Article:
Home School Schedule
Designing a home school schedule will prove to be one of the most critical pieces to your success at home education. As a parent, it's your job to equip your kids with the life skills they need to succeed. If you've made the decision to homeschool your child, you've already taken a big step in the right direction. Homeschooling offers great educational benefits, helping your child grow into an intelligent, self-sufficient adult. But in addition to standard education, it's also important to teach your child the values of time management. Setting up a schedule you’re your homeschooled child does just that.
Without a doubt, one of the biggest benefits to homeschooling your children is having the ability to set their classroom hours. This is something most parents really enjoy, because it makes the stay-at-home parenting schedule much more flexible than if their kids were in a traditional school environment. Unfortunately, this is also where many homeschool parents get it wrong. They start keeping irregular hours or don't present the kids with a set time for learning and study. This one little misstep can bring utter chaos into your home, causing scheduling nightmares and setting your kids back in their studies.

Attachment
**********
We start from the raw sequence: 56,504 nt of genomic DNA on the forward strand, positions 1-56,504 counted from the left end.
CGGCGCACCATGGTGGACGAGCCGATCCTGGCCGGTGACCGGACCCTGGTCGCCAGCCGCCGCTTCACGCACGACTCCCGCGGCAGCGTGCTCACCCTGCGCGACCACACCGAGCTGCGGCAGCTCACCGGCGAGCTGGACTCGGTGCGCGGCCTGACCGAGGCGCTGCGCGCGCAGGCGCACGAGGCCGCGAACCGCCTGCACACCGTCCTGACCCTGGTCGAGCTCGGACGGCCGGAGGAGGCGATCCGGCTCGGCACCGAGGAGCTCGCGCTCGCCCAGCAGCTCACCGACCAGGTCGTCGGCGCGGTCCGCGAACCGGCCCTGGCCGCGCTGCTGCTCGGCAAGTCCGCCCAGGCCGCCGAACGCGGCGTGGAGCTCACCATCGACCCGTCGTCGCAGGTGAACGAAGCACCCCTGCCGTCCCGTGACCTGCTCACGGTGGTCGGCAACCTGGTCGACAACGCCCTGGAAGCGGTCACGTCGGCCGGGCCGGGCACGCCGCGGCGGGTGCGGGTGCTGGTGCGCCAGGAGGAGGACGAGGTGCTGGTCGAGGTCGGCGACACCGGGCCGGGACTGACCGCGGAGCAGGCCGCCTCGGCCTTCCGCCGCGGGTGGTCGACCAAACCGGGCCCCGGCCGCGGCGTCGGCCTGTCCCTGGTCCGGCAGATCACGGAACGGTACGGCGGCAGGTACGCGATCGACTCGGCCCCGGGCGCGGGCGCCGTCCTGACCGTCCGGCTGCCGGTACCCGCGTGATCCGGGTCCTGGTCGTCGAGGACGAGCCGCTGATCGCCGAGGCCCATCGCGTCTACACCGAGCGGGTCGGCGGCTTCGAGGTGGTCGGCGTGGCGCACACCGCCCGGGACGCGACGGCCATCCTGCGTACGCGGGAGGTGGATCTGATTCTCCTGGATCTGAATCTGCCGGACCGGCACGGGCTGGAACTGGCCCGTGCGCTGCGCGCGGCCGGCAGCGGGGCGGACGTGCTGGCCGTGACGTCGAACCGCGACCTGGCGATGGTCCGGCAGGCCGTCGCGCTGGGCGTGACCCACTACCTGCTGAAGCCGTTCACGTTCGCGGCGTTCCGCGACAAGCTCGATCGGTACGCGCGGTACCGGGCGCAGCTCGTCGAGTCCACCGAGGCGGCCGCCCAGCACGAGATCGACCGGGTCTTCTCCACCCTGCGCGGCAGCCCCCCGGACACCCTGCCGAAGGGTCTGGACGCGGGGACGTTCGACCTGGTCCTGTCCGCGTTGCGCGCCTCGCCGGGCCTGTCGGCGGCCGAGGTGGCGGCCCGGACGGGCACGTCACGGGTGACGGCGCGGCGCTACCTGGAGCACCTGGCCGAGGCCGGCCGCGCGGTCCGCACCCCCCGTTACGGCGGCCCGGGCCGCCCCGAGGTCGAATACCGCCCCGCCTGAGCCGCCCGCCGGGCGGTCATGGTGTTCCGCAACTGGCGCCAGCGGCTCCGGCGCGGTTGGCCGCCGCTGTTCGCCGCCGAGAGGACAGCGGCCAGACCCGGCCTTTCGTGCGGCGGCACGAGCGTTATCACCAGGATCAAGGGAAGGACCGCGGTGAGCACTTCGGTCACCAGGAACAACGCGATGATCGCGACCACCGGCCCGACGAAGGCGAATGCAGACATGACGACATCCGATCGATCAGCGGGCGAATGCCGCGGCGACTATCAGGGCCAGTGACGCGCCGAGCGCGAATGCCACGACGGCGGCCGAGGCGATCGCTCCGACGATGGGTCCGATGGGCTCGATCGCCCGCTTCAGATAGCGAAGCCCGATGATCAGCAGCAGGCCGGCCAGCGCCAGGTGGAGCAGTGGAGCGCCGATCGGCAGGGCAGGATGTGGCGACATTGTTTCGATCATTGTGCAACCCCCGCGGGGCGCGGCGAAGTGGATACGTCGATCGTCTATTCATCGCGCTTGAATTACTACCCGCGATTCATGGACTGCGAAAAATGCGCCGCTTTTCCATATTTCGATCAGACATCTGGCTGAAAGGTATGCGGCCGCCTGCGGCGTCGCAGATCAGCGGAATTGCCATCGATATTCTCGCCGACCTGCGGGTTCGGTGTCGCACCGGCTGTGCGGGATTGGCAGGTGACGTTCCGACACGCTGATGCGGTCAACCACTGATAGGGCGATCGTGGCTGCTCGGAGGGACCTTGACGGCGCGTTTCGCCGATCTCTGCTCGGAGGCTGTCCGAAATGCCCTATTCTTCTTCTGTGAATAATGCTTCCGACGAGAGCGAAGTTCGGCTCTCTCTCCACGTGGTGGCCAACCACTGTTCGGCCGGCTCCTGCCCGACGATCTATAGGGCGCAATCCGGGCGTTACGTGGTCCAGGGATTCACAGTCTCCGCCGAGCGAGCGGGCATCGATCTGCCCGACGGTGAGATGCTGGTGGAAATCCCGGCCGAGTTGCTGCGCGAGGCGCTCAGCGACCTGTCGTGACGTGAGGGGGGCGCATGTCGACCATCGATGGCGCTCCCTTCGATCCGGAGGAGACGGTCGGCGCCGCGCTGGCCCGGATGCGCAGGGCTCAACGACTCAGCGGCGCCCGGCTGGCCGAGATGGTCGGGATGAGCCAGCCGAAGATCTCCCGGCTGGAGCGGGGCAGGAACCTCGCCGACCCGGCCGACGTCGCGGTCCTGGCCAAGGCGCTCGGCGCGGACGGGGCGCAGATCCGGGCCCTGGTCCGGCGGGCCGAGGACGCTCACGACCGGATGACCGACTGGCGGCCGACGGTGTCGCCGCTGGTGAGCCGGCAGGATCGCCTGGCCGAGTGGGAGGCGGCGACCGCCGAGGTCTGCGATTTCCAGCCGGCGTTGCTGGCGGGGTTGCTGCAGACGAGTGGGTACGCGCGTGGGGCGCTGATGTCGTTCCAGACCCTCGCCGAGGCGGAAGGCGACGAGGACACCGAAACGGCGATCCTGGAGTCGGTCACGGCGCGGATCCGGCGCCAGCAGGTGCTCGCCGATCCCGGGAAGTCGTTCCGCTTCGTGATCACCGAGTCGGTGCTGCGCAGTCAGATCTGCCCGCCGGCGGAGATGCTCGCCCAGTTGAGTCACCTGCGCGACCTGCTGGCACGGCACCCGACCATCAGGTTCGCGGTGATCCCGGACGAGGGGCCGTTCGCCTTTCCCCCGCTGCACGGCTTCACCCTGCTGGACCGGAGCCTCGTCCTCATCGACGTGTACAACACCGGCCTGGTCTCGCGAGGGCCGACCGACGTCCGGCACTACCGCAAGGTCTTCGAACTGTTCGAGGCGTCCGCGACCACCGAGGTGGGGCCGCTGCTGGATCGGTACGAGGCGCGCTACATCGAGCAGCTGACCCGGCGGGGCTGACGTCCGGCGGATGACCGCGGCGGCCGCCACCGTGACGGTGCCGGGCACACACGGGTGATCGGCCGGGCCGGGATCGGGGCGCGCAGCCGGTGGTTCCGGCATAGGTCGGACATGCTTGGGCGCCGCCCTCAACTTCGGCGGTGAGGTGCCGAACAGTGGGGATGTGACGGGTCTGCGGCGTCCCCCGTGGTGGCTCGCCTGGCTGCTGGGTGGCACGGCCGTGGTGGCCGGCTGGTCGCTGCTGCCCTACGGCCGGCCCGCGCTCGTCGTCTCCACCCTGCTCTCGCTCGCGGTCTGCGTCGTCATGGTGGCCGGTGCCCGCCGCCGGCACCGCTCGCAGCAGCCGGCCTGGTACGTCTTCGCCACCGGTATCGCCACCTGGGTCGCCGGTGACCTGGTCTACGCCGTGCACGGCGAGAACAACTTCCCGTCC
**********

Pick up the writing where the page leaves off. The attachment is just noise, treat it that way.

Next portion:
Setting a schedule is as simple as examining your time commitments and filling in the blanks. Many states have homeschooling laws governing how many hours per week your homeschooled children must receive instruction. In addition to simple study, you'll also need to calculate time for homework and independent study, exercise, meals and snacks, and “classroom” chores. Once you've done the math, it's time to create a homeschooling schedule that works for your family. This can be done on your own or with your children's help, and should usually be done a month in advance.
Unlike traditional school, your homeschooling schedule doesn't have to include long stretches of time or full-day schooling. It's up to you whether you cram the school week into just 3 days, or have fewer classes 6 days of the week. You can easily break up the day with different instructions, offering math lessons after breakfast and then two hours of play before science class. Another great thing about creating your own schedule is that you can tweak it as necessary, allotting more time for subjects your child is struggling with or adding special subjects such as a foreign language.
To ensure that your proposed homeschooling schedule is not only known but also enforced, it's a good idea to post copies throughout the home. Leave one on the fridge, one in each of the children's rooms, and a whiteboard or large desk calendar for the classroom. Sticking to a home school schedule will keep your children's education on a smooth course, and will often be a first step in running your entire household as a tighter ship.